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Webcast-Catalyst9k
New Member

connections x-over and straight through

Hi all , for ccent exam is this correct

pc to pc - straight

switch to hub - straight

switch to switch - x-over

switch to pc - straight

pc to router - x-over

4 REPLIES

Re: connections x-over and straight through

Hi,

Routers, wireless access point Ethernet ports, and PC NICs all send using pins 1 and 2, whereas hubs and switches send using pins 3 and 6. Straight-through cables are used when connecting devices that use the opposite pairs of pins to transmit data (Tx to Rx and Rx to Tx), if the devices are the same (use the same pins for Tx and Rx) then we must use a cross-over cable to cross the transmission.

BR,

Mohammed Mahmoud.

Super Bronze

Re: connections x-over and straight through

No, for instance pc-to-pc Ethernet RJ-45 would normally use x-over. Answer really depends on whether the port is MDI or MDI-X. Some older network devices might have two physical jacks for the port (MDI and MDI-X), dedicated uplink port, or method to configure MDI or MDI-X for the port. Some of the latest devices will auto configure themselves. More info in this Wiki article: http://en.wikipedia.org/wiki/Medium_dependent_interface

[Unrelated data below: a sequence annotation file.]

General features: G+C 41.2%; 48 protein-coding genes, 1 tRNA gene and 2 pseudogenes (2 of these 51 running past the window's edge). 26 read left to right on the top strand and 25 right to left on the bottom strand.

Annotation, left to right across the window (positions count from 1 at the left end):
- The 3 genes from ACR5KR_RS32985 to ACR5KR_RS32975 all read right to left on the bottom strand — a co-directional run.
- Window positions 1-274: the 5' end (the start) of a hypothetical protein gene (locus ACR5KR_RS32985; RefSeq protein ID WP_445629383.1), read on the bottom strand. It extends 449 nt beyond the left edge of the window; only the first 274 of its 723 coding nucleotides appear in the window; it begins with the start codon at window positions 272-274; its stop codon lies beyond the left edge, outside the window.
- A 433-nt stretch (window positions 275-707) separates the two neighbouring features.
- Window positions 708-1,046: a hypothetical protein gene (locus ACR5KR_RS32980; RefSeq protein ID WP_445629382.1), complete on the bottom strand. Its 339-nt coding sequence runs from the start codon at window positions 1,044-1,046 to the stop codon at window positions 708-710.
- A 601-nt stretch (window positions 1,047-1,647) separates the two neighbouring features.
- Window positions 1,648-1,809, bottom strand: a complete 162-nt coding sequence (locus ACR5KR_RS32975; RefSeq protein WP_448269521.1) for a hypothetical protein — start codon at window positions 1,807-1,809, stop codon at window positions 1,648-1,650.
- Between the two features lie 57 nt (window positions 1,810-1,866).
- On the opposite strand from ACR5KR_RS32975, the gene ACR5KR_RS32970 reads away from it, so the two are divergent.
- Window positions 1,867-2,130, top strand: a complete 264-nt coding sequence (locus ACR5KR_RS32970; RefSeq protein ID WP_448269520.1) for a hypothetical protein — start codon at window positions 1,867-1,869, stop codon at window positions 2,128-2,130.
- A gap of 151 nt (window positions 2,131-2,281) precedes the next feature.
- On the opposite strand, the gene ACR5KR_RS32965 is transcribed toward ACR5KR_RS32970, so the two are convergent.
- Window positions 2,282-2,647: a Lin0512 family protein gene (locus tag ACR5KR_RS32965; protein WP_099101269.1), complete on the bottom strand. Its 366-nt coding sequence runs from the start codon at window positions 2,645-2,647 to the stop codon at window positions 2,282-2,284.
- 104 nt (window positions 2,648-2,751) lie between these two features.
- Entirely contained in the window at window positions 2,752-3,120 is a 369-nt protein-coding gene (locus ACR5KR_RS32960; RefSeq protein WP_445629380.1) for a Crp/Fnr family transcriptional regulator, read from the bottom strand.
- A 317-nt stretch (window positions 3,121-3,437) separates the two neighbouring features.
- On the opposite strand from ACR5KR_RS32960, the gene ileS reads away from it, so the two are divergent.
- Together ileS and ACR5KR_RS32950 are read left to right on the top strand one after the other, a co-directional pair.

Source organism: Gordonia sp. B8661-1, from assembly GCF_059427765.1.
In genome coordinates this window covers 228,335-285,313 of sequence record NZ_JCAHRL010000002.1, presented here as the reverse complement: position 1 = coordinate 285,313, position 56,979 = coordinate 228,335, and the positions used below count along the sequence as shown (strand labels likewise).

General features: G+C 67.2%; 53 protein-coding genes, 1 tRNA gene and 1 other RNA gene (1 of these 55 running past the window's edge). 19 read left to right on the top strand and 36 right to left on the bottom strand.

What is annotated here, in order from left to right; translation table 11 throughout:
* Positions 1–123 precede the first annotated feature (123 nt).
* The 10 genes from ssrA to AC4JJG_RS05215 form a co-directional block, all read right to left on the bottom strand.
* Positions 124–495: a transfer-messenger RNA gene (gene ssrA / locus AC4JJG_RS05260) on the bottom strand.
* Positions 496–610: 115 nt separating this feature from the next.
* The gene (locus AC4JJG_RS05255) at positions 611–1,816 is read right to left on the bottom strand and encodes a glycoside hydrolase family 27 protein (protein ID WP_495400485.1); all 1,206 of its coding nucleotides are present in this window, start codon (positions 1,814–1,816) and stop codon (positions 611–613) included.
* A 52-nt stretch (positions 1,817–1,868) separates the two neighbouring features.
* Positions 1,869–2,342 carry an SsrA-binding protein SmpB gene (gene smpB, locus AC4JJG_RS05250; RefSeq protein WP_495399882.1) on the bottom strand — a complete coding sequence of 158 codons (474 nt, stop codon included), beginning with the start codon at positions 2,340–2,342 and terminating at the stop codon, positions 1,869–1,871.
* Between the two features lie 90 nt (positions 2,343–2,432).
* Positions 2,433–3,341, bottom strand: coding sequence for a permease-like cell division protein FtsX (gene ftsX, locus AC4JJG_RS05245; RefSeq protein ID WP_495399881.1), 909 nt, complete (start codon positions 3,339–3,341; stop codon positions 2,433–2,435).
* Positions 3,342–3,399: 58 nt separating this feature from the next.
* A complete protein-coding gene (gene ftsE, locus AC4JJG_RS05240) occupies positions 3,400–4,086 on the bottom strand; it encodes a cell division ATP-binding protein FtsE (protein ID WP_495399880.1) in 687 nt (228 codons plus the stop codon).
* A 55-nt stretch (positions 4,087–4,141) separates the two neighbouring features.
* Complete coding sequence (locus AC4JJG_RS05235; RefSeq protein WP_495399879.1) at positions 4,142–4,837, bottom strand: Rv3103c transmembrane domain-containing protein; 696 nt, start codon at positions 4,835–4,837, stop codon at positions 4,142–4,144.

New Member

Re: connections x-over and straight through

Carl,

You will need a crossover between pc to pc.

The rst looks good.

Said

Green

Re: connections x-over and straight through

pc - pc - cross

switch to hub - cross

switch to switch to switch - cross

switch (hub) to pc - straight

pc to router - cross

When things are "normal' use a straight through, when things are the same, or occupy the same place connecting to a device (like a router and a PC would both connect to a switch), then use a crossover.

For nearly every test, console cables are "rolled" (also usually described as DB9 and rolled cable)

One more time ... try this inter-networking guide. It's an online version of Cisco Inter-networking Guide, a large and expensive book, but the online version is free.

It can be searched, it answers a lot of questions ... give it a shot.

http://www.cisco.com/univercd/cc/td/doc/cisintwk/ito_doc/index.htm

Good Luck

Scott

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